The NWEWT Experience

The first ever NWEWT (North West Exploratory Workshop on Testing) conference happened last weekend (1st to 3rd of April) in Liverpool. I want to start off by saying Thank You to Duncan and Emma for doing a stellar job of organising the event. I definitely felt privileged to be part of the conference.

It was my first time at a peer conference and I didn’t know what to expect and was a bit anxious about the whole thing. But the whole thing got off to a great start with dinner on Friday night which most of the attendees of the conference attended. For my starter I had ordered soup and was served an empty bowl (Yes…a bowl of soup without the soup.). On hindsight I realised this was an apt metaphor of how little I knew compared to my peers. The dinner was a good way to meet everyone and get to know a bit about them before the conference started in earnest.

The topic of the conference was Regression Testing. We were meant to present our experiences and thoughts on  regressions testing. Over the course of the next two days we would hear talks from almost all the attendees and have discussions about what was presented. It was very interesting to find that a few of the talks mentioned that although they started thinking they were doing “regression testing”, they realised soon after that they weren’t actually testing for regression of their system. They were just testing. This definitely matched my experience as well. In fact since earlier this year I’ve stopped using the term after I heard someone pointed out that “regression” meant returning to a former state. In my mind that meant the definition of regression testing would be to test if the system under test had returned to a former state. In my current context that would be virtually impossible.

The other big takeaway for me was that we should focus on risk during testing. Although this seems obvious it is something I often need reminding of. @nortern_tester talked about using the FIBLOTS mnemonic to help identify risks. @Arborosa also mentioned that continuous testing involved continuously assessing your risks.

Anomaly Detection is also something I will be doing some research on after @DanAshby04 mentioned it like a million times. I think he’s trying popularise it as the next testing catch phrase.

NWEWT has also sparked off a new wave of enthusiasm to run a LEWT (London Exploratory Workshop on Testing) which I hope I’ll be invited to.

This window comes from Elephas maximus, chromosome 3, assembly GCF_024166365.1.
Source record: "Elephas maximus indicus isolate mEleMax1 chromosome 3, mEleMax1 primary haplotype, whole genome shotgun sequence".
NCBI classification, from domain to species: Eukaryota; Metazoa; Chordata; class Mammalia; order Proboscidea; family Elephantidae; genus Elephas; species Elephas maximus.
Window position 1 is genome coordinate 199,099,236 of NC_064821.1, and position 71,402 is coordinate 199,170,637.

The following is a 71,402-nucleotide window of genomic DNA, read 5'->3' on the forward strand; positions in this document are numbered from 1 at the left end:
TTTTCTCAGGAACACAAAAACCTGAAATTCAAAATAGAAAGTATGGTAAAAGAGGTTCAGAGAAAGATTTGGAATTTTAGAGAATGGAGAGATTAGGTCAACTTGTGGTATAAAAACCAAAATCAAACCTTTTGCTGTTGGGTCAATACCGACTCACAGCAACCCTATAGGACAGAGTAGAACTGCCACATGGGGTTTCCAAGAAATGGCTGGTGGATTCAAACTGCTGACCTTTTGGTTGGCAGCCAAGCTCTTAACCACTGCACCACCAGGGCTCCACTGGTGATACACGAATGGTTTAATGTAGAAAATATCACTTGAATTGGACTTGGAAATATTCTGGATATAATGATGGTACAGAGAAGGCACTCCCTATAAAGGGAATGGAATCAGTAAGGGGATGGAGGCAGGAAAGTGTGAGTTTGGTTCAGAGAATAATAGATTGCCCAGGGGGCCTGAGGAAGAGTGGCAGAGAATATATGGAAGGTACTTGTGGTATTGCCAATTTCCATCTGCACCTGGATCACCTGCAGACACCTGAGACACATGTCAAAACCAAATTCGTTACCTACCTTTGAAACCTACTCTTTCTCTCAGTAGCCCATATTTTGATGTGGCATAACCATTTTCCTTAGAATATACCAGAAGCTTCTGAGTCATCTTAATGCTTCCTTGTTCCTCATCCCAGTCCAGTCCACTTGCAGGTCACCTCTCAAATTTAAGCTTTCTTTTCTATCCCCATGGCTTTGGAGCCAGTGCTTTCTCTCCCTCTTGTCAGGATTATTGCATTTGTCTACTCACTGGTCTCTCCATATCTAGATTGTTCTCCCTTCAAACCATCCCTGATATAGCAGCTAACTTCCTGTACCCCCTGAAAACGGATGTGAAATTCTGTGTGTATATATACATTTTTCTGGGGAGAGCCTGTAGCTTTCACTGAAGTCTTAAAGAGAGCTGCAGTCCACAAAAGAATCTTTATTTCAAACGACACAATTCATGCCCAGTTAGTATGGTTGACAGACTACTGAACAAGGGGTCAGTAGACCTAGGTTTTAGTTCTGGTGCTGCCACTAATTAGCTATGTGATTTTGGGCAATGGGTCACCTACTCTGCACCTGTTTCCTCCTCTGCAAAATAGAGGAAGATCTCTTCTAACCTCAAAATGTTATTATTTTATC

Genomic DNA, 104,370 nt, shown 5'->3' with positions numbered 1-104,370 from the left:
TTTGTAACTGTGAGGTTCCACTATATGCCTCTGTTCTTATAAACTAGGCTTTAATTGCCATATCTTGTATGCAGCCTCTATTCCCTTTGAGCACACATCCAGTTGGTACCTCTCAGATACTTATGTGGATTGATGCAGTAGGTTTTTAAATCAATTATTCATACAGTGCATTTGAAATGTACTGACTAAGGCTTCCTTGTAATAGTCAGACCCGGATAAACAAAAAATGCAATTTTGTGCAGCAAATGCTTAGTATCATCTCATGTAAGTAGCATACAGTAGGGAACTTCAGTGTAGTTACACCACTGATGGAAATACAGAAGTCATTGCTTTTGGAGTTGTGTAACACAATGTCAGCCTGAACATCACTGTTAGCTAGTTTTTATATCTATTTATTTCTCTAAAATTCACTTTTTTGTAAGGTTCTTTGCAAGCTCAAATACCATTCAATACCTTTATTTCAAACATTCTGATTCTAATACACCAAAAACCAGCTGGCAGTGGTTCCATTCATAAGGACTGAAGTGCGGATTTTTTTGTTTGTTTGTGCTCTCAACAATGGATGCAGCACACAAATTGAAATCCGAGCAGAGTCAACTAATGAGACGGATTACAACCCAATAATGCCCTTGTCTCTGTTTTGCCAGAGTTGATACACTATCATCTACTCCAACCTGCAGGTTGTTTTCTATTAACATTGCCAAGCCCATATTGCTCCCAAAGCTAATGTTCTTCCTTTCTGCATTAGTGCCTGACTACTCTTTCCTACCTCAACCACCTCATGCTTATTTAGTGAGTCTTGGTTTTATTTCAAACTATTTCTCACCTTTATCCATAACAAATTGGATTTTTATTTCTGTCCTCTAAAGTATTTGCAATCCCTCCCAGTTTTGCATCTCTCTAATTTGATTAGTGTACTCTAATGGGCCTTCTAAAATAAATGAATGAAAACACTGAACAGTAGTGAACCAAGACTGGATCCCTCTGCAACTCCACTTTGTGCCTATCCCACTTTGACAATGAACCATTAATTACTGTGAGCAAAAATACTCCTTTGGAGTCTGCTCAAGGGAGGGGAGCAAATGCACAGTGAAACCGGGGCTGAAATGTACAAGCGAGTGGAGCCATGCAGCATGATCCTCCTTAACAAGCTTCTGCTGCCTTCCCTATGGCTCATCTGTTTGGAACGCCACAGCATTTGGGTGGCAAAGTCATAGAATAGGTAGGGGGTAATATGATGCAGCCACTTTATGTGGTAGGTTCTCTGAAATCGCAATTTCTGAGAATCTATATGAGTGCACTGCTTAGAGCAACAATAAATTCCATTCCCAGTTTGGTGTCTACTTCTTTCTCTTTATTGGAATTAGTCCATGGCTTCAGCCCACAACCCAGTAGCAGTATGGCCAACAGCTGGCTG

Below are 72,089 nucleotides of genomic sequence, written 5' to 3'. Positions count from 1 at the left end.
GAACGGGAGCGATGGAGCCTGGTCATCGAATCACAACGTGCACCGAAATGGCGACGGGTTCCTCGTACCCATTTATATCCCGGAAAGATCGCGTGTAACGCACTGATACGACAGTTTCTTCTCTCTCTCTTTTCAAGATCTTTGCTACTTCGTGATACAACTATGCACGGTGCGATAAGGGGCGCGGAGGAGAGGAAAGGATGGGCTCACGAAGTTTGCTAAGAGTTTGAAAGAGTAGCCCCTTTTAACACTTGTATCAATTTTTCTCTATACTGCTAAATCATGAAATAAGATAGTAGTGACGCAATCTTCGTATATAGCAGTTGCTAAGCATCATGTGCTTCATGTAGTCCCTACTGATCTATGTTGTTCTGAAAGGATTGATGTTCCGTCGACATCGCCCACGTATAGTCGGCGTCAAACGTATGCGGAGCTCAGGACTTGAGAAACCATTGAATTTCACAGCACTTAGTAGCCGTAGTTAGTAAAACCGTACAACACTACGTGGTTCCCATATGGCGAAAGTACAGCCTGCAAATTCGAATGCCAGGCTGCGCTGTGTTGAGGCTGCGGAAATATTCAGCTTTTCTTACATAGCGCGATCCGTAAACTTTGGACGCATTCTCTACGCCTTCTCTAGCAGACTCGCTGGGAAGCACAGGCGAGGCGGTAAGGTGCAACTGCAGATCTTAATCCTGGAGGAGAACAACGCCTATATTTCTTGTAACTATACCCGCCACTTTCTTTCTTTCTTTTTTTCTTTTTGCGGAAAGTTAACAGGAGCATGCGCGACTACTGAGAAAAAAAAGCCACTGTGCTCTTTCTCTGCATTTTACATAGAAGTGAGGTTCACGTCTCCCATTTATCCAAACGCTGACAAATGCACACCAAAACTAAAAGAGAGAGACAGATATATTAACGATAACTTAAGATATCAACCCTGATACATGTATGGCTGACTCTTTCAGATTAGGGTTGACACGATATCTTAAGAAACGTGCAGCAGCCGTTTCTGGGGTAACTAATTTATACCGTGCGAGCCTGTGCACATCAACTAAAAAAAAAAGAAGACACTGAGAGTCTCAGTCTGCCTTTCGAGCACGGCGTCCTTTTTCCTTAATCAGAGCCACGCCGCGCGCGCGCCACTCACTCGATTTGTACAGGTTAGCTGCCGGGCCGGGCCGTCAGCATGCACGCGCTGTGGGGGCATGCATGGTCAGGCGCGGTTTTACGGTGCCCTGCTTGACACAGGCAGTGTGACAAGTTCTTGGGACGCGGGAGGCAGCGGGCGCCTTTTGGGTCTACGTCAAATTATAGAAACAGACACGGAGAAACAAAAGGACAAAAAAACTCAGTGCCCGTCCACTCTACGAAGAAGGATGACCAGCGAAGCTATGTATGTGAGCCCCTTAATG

Apart from learning about testing I also rode my bike (motorcycle not bicycle) up to Liverpool. A round trip of 488 miles. 5 and a half hours up and 5 hours on the way back. It is the longest ride I’ve ever done and will constitute more than 10% of my annual mileage. The 5 hours back went by very quickly as I spent most of it reflecting on the conference. Most of the 5 and a half hours going up was spent wondering if I would get blown off the road by the crazy wind.

3 thoughts on “The NWEWT Experience

  1. Hi Lim,

    thanks for your experience report and describing your takeaways.

    One comment I want to add on your second paragraph. You say how little you know compared to your peers. Referring to my Ignorance talk at TestBash, yes, it might be true that you have many things you could learn. But don’t underestimate your own knowledge and experience. You might have gained knowledge simply in another context. (Referring to the Imposter Syndrome graphic).

    So keep on learning, follow up on the topics you mentioned, and get the most out of the conference.

    Till next time
    Patrick

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  2. Hey Lim,

    Thanks for a great write up – it’s great to get your perspective on the weekend!

    I agree with you – troughing down to some good food with your buddies is a great way to get to know each other on a more informal level.

    Thanks as well for making the trip up on your bike (nutter) – that led to some great stories to share 🙂

    If you ever want to make a repeat journey (possibly in warmer weather…) you’re more than welcome to come & visit.

    Duncs

    Like

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